dc.date.available2011-08-10T15:49:16Z-
dc.date.issued2010-08-
dc.identifier.citationIrish views on death and dying: a national survey. 2010, 36 (8):454-8 J Med Ethicsen
dc.identifier.issn1473-4257-
dc.identifier.pmid20663762-
dc.identifier.doi10.1136/jme.2009.032615-
dc.identifier.urihttp://hdl.handle.net/10147/139369-
dc.descriptionOBJECTIVE:To determine the public's understanding of and views about a range of ethical issues in relation to death and dying. DESIGN:Random, digit-dialing, telephone interview SETTING:Ireland. PARTICIPANTS:667 adult individuals. RESULTS: The general public are unfamiliar with terms associated with end-of-life care. Although most want to be informed if they have a terminal illness, they also value family support in this regard. Most of the respondents believe that competent patients have the right to refuse life-saving treatment. Most also (mistakenly) believe that families, either alone or with physicians, have the authority to make decisions about starting or stopping treatment for incompetent patients. Most Irish people are more concerned about the quality of their dying than death itself. Religious commitment is important to most Irish people, and this impacts on their views about medical treatment and care at the end of life. CONCLUSIONS:The study paints a picture of a general public that is not very comfortable with or informed about the processes of dying and death. Great sensitivity is required of health professionals who must negotiate the timing and the context of breaking of bad news with patients and families. Educational interventions, public and organisational policies and legislation need to address the uncertainty that surrounds the role of professionals and families in making decisions for dying patients.en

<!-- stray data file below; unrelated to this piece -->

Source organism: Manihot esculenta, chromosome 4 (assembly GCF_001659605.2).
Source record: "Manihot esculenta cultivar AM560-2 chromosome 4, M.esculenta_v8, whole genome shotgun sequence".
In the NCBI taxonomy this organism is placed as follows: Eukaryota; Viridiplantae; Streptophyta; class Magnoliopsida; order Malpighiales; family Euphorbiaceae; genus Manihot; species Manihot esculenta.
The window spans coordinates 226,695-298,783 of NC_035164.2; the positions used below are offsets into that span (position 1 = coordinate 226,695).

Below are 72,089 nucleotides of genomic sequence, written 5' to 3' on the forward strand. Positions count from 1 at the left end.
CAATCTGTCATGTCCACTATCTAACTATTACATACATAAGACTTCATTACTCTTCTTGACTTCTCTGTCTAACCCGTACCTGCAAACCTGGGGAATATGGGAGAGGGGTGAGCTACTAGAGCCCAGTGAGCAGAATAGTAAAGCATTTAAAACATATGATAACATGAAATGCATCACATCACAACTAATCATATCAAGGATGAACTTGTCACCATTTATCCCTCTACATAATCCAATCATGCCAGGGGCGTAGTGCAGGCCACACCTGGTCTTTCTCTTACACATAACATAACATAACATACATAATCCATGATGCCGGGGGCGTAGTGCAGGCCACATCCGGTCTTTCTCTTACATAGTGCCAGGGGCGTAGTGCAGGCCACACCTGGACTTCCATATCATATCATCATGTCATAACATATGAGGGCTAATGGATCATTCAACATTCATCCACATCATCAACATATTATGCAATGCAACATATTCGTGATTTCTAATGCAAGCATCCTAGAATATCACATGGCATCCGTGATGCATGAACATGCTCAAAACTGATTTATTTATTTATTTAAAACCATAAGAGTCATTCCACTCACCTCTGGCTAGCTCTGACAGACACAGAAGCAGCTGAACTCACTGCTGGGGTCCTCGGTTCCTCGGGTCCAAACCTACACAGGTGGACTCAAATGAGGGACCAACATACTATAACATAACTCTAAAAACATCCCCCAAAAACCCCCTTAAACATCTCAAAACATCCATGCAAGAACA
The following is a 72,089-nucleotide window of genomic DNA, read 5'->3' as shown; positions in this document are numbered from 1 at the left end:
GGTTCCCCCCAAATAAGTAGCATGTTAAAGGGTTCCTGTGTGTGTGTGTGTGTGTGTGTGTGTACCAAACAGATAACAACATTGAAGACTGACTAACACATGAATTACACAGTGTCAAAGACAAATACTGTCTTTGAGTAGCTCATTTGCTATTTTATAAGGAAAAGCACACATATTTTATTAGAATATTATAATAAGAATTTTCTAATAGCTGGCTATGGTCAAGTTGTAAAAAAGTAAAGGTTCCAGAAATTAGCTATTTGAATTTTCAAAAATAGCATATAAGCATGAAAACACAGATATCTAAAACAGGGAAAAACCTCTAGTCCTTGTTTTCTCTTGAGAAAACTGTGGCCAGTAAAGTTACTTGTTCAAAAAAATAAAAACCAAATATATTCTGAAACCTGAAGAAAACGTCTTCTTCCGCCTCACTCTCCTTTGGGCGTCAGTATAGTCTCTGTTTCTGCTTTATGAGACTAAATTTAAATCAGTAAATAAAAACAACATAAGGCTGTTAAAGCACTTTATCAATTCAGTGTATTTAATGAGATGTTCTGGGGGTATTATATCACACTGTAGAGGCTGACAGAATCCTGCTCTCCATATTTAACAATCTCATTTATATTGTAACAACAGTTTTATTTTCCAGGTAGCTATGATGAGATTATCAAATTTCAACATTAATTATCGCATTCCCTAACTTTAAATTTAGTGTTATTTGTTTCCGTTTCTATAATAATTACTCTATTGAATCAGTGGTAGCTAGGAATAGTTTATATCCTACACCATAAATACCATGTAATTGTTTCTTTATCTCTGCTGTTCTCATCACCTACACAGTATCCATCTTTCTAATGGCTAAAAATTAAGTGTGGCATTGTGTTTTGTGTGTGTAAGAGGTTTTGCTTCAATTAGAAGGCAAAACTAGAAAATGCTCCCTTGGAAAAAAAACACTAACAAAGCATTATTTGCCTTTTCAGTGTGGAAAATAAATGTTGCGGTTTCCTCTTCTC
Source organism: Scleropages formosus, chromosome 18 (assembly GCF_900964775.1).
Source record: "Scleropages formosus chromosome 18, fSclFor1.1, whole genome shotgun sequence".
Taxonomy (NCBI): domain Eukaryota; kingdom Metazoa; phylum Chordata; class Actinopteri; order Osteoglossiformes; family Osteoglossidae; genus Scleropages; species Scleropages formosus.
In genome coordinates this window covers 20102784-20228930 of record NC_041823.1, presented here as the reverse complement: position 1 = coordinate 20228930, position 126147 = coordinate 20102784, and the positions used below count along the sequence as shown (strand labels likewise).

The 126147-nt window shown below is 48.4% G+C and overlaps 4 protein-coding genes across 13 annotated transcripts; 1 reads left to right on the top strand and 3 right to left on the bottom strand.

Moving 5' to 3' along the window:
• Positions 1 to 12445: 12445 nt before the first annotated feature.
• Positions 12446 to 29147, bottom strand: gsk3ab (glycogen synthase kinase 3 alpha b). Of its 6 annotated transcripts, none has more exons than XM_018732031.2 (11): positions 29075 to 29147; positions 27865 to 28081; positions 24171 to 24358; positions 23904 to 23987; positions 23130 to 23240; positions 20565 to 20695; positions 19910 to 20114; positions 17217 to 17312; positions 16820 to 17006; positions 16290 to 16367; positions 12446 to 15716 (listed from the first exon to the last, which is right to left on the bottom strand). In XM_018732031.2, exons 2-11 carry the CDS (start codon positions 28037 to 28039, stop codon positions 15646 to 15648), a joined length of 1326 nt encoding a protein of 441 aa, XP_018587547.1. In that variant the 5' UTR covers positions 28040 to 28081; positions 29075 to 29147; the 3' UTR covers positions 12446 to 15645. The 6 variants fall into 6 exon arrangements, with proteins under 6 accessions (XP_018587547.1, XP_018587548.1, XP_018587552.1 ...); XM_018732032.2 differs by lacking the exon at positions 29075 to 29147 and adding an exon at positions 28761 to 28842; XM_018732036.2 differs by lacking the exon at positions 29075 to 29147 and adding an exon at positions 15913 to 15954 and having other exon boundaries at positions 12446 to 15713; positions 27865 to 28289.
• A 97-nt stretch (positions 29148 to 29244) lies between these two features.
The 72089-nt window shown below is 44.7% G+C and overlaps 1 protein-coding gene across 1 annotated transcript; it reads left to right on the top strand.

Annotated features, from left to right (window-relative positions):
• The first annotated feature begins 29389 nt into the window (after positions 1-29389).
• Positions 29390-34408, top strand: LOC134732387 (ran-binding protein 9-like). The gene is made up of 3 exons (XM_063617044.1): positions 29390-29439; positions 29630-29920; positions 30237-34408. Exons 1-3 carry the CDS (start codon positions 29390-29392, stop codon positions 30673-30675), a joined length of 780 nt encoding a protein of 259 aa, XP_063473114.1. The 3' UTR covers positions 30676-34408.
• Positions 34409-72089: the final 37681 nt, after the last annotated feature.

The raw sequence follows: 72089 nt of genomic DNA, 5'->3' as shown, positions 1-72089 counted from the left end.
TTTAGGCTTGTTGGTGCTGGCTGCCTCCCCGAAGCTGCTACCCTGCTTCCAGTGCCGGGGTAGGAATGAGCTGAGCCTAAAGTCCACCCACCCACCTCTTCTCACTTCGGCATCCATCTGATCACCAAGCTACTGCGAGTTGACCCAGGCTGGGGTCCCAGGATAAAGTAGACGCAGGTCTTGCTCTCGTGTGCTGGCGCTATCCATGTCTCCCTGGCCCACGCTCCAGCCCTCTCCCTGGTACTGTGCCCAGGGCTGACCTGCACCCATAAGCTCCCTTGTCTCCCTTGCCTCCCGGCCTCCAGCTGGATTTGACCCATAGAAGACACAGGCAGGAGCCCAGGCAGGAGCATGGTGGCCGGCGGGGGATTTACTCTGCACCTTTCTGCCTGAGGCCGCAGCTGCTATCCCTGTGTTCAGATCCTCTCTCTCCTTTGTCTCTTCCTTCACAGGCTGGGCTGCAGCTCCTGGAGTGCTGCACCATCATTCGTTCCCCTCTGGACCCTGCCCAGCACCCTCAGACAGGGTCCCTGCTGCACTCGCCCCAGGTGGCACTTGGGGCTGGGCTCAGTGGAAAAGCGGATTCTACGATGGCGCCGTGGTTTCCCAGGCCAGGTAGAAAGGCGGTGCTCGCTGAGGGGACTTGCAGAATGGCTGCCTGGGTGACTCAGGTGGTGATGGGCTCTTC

dc.description.abstractTo determine the public's understanding of and views about a range of ethical issues in relation to death and dying.-
dc.description.abstractRandom, digit-dialing, telephone interview-
dc.description.abstractIreland.-
dc.description.abstract667 adult individuals.-
dc.description.abstractThe general public are unfamiliar with terms associated with end-of-life care. Although most want to be informed if they have a terminal illness, they also value family support in this regard. Most of the respondents believe that competent patients have the right to refuse life-saving treatment. Most also (mistakenly) believe that families, either alone or with physicians, have the authority to make decisions about starting or stopping treatment for incompetent patients. Most Irish people are more concerned about the quality of their dying than death itself. Religious commitment is important to most Irish people, and this impacts on their views about medical treatment and care at the end of life.-
dc.description.abstractThe study paints a picture of a general public that is not very comfortable with or informed about the processes of dying and death. Great sensitivity is required of health professionals who must negotiate the timing and the context of breaking of bad news with patients and families. Educational interventions, public and organisational policies and legislation need to address the uncertainty that surrounds the role of professionals and families in making decisions for dying patients.-
dc.description.sponsorshipIrish Hospice Foundationen
dc.language.isoenen
dc.subjectMORTALITYen
dc.subject.otherATTITUDEen
dc.titleIrish views on death and dying: a national survey.en
dc.typeArticleen
dc.contributor.departmentSchool of Nursing and Midwifery, Brookfield Health Sciences Complex, University College Cork, Cork, Ireland. j.mccarthy@ucc.ieen
dc.identifier.journalJournal of medical ethicsen